It’s funny when I hear other people talk about how hard it is with little children–babies and toddlers–because I found those the easier years for so many reasons.  One of the most selfish reasons is that problems were easier to solve.  Giving hugs, swaddling, rocking, feeding, comforting–you name it, it was easier for me.  I could deal with the constant sleep interruptions, unfinished meals and hauling gear everywhere I had to go.  Easy Peasy, Lemon Squeezey.  Those years made me feel like a rock star compared to some of the haggling and negotiating that goes on these days.  I shouldn’t speak so soon, because right now everyone is charming and getting along–life is rolling along.  But, I just read a post about being kind to yourself when things aren’t going your way and how the blogger isn’t going to ignore the crankiness in her life or try to sugar-coat it (she’s dealing with molasses-slow construction issues, which I kind of feel like–“isn’t that always the case?”  Not that I’m diminishing her issues, those are harsh realities.  I’m just very jaded about construction and contractors because of our very painful home addition a couple of years back.).  This blogger mentioned how someone sent her a “magic potion.”  The arrival of this potion and the kind gesture of her friend made her reframe her thinking.  She provided a link to the magic potion–it was some sort of “comfort” essential oil blend.  The description states how we all want comfort, especially these days, but we don’t know how to ask for it or get it.  Interesting.  The rusty gears in my mind started to squawk and it made me realize that comfort was one of the keys to my wistfulness. 

The baby years of my motherhood were filled with comfort and coziness, of the kind that only babies and very small children can provide because it exists in a bubble.  The comfort and coziness are the physical closeness, the nonverbal communication and that mother-child bond that runs so deep you don’t realize, until you really stop to think about it.  Not that these things don’t continue into adulthood, but when your children are babies and toddlers these attributes are the core of your relationship–their “person” is still developing and has a long way to go (plus, many of the needs are physical which are usually easily manageable), but the few existing and emerging characteristics are so prominent.  When I was pregnant with Big Monkey people kept telling me that babies are just blobs who don’t do anything, but they are so much more fun when they get older.  Really?  I found that to be false–healthy babies are alert and engaging, just on a much different level.  I wonder if these people ever gazed into the eyes of their newborns or watched their newborns see new things as they developed better eyesight?  I never thought that I’d be wistful for those years–don’t get me wrong, I don’t want to return because that ship has sailed.  But, I sometimes think it would be nice to recapture some of that essence.  I never thought I’d enjoy babies and toddlers as much as I did.  My mom always told me and my brother that we weren’t good with babies and children (when we were teens).  Guess I bought into way too many of the stories my mom told me, but I managed to block that out during the baby years.  The problem is during recent years my mom’s stories have come back to haunt me.  I was able to keep them at bay for a long time and now that I have more time to think I am plagued.  Which returns me to wistful.  I’m longing for those days of comfort and being the rock star mom who could solve problems with a hug and a kiss.  Clearly, it’s time to reframe and I suppose I need to find a new “comfort” for this different phase of motherhood and self.  The odd thing is, I don’t really remember what comforted me before I had children…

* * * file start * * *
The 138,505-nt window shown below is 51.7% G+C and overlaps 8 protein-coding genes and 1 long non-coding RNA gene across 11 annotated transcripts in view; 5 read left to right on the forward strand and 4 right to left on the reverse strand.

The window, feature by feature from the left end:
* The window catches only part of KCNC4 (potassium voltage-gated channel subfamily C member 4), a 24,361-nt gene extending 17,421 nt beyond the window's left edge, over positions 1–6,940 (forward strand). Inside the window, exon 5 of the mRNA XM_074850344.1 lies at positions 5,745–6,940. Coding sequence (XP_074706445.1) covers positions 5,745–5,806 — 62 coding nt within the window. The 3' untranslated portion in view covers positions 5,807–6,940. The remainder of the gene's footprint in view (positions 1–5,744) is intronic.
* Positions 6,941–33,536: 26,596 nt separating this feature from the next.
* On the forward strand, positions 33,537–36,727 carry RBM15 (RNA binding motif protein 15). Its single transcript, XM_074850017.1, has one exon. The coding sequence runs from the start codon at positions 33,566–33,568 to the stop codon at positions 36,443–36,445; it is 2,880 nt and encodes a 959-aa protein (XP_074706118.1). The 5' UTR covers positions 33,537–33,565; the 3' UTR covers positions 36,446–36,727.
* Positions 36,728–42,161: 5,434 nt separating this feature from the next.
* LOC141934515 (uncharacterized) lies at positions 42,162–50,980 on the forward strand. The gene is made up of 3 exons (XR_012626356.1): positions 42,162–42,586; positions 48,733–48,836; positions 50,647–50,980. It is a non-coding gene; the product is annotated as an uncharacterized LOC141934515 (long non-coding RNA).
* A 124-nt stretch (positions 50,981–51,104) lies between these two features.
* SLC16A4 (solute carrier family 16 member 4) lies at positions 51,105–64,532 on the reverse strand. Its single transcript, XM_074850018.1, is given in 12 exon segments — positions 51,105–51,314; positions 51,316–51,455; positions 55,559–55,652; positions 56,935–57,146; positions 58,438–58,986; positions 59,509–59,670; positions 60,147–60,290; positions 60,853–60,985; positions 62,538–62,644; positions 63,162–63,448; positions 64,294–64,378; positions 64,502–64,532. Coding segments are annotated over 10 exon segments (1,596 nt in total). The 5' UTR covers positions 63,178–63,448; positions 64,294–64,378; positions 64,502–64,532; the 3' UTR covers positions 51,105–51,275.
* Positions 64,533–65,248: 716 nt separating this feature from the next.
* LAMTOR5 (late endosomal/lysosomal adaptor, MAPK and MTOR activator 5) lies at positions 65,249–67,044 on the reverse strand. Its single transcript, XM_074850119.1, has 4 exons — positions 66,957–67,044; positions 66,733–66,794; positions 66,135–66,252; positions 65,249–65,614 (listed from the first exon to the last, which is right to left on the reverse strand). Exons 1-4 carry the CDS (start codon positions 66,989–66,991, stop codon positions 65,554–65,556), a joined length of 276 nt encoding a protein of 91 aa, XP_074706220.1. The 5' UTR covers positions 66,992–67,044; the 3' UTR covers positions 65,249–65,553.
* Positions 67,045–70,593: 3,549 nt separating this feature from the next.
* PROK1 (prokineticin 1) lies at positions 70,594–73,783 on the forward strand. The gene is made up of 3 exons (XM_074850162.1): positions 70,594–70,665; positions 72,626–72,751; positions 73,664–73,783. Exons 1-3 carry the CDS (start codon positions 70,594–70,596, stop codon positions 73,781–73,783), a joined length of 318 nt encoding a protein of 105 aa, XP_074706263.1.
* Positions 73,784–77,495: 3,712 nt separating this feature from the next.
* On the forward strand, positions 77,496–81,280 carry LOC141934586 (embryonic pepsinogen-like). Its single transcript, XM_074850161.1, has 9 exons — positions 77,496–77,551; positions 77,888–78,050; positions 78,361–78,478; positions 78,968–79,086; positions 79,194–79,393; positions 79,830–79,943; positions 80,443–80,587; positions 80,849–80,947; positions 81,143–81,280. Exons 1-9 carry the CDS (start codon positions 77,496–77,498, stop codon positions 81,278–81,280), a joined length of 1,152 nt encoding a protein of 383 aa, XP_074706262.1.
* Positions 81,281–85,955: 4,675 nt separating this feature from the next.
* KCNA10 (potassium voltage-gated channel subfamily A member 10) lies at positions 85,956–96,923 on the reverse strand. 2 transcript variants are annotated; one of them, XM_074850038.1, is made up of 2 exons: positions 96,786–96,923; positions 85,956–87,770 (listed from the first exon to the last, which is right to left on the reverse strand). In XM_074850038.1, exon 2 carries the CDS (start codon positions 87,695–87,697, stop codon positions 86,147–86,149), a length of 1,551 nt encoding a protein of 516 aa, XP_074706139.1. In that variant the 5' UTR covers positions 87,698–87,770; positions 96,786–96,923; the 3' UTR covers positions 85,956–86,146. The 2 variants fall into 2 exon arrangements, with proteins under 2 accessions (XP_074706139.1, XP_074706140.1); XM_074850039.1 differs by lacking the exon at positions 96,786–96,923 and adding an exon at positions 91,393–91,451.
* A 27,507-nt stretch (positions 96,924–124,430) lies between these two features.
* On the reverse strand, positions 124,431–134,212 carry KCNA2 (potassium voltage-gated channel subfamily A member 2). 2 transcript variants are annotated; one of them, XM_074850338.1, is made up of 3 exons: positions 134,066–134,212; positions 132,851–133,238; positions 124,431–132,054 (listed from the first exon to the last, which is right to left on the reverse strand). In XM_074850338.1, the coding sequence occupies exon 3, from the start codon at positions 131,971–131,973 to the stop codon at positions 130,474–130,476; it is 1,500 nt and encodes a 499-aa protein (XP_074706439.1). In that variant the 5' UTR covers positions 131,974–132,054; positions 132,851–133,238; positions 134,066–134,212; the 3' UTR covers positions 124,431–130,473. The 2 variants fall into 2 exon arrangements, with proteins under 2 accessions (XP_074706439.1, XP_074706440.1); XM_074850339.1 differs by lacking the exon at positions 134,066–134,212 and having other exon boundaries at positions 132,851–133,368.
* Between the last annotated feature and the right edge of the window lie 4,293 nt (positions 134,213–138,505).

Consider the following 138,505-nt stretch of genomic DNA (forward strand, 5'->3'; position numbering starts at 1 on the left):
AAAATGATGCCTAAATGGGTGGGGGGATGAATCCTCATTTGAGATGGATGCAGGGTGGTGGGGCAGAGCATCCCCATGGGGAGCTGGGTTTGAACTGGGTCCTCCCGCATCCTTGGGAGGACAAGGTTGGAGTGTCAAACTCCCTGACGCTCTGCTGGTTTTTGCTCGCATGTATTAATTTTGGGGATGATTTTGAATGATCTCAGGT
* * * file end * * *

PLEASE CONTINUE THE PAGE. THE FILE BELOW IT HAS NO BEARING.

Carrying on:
What comforts or has comforted you?

Give me a shoutout! 🤠

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